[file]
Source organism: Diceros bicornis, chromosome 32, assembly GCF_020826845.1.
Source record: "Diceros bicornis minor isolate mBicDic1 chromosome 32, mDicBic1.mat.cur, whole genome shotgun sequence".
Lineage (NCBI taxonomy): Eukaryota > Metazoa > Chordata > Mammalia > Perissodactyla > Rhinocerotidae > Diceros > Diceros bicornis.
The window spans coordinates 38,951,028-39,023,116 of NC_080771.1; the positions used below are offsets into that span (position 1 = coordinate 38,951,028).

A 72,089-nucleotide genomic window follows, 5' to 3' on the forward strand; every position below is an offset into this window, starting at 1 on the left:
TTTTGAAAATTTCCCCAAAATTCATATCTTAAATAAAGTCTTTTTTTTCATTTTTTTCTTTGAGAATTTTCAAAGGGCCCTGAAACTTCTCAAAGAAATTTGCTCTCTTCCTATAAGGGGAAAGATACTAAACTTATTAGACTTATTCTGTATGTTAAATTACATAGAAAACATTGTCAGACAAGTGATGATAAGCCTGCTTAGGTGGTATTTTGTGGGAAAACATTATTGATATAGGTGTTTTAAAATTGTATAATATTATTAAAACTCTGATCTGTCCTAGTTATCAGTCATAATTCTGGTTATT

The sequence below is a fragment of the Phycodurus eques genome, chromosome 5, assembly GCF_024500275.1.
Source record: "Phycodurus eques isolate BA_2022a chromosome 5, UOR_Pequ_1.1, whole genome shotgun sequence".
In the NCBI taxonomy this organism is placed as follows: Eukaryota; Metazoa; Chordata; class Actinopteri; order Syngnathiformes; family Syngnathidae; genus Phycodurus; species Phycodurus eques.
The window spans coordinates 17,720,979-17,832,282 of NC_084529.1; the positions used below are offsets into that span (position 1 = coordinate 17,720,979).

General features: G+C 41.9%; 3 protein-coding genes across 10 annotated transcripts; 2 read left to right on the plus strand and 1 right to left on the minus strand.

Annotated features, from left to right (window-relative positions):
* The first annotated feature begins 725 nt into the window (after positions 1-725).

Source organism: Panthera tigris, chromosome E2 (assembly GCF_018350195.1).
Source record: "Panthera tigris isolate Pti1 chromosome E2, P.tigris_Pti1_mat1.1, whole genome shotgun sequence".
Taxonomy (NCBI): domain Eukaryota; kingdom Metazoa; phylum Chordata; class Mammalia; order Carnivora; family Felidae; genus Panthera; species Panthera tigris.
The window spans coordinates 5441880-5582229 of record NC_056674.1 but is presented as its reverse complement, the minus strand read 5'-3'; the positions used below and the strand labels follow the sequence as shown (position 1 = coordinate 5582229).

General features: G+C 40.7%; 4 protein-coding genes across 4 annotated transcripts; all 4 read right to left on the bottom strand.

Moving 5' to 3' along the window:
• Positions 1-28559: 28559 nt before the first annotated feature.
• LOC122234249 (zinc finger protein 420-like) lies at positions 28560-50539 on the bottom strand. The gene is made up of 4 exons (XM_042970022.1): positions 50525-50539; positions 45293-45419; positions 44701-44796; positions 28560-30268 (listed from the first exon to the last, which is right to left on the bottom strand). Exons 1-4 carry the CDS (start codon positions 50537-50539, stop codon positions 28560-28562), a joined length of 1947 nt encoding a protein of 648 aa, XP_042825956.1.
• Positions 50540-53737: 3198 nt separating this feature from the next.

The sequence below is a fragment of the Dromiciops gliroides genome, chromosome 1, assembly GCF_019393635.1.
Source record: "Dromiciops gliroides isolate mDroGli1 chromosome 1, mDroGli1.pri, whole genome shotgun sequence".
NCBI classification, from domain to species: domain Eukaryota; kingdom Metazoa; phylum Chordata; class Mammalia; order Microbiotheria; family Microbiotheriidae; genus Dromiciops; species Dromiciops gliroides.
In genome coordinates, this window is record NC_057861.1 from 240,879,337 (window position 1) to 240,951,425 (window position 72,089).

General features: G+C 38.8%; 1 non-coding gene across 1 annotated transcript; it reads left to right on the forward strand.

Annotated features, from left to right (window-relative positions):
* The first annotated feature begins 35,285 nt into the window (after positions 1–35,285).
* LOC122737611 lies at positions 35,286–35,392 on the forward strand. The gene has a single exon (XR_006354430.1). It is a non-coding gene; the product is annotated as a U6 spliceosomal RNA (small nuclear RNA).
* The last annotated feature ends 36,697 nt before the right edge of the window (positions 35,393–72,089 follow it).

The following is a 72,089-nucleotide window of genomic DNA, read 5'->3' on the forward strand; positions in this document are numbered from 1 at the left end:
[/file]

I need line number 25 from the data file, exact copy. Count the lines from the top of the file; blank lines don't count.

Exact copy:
NCBI classification, from domain to species: domain Eukaryota; kingdom Metazoa; phylum Chordata; class Mammalia; order Microbiotheria; family Microbiotheriidae; genus Dromiciops; species Dromiciops gliroides.